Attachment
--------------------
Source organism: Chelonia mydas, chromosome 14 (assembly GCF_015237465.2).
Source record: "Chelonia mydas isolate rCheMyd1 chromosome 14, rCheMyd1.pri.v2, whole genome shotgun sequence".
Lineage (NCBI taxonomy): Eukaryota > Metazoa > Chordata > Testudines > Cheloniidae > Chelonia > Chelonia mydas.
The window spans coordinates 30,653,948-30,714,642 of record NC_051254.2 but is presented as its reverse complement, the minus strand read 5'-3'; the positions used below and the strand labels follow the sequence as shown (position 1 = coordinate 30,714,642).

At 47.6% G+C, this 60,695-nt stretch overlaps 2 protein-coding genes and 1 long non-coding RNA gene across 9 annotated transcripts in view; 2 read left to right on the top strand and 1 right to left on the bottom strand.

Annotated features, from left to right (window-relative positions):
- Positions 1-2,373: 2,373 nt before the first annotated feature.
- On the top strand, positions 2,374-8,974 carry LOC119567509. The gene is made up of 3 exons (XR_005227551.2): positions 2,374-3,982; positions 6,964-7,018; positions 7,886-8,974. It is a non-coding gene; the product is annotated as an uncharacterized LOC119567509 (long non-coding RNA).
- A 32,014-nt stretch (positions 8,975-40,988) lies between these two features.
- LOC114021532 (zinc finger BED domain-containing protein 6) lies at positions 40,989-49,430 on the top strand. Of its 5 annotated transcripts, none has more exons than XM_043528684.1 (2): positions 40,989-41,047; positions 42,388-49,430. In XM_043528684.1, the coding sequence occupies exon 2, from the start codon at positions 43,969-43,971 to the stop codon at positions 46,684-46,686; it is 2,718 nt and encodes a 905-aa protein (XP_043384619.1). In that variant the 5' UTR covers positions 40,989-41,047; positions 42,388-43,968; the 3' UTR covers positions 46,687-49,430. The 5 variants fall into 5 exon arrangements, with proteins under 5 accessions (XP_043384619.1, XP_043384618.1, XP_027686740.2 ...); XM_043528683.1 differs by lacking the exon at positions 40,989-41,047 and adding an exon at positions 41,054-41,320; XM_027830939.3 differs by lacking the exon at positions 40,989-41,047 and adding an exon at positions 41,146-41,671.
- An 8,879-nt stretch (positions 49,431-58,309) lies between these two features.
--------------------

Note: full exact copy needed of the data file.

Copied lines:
Source organism: Chelonia mydas, chromosome 14 (assembly GCF_015237465.2).
Source record: "Chelonia mydas isolate rCheMyd1 chromosome 14, rCheMyd1.pri.v2, whole genome shotgun sequence".
Lineage (NCBI taxonomy): Eukaryota > Metazoa > Chordata > Testudines > Cheloniidae > Chelonia > Chelonia mydas.
The window spans coordinates 30,653,948-30,714,642 of record NC_051254.2 but is presented as its reverse complement, the minus strand read 5'-3'; the positions used below and the strand labels follow the sequence as shown (position 1 = coordinate 30,714,642).

At 47.6% G+C, this 60,695-nt stretch overlaps 2 protein-coding genes and 1 long non-coding RNA gene across 9 annotated transcripts in view; 2 read left to right on the top strand and 1 right to left on the bottom strand.

Annotated features, from left to right (window-relative positions):
- Positions 1-2,373: 2,373 nt before the first annotated feature.
- On the top strand, positions 2,374-8,974 carry LOC119567509. The gene is made up of 3 exons (XR_005227551.2): positions 2,374-3,982; positions 6,964-7,018; positions 7,886-8,974. It is a non-coding gene; the product is annotated as an uncharacterized LOC119567509 (long non-coding RNA).
- A 32,014-nt stretch (positions 8,975-40,988) lies between these two features.
- LOC114021532 (zinc finger BED domain-containing protein 6) lies at positions 40,989-49,430 on the top strand. Of its 5 annotated transcripts, none has more exons than XM_043528684.1 (2): positions 40,989-41,047; positions 42,388-49,430. In XM_043528684.1, the coding sequence occupies exon 2, from the start codon at positions 43,969-43,971 to the stop codon at positions 46,684-46,686; it is 2,718 nt and encodes a 905-aa protein (XP_043384619.1). In that variant the 5' UTR covers positions 40,989-41,047; positions 42,388-43,968; the 3' UTR covers positions 46,687-49,430. The 5 variants fall into 5 exon arrangements, with proteins under 5 accessions (XP_043384619.1, XP_043384618.1, XP_027686740.2 ...); XM_043528683.1 differs by lacking the exon at positions 40,989-41,047 and adding an exon at positions 41,054-41,320; XM_027830939.3 differs by lacking the exon at positions 40,989-41,047 and adding an exon at positions 41,146-41,671.
- An 8,879-nt stretch (positions 49,431-58,309) lies between these two features.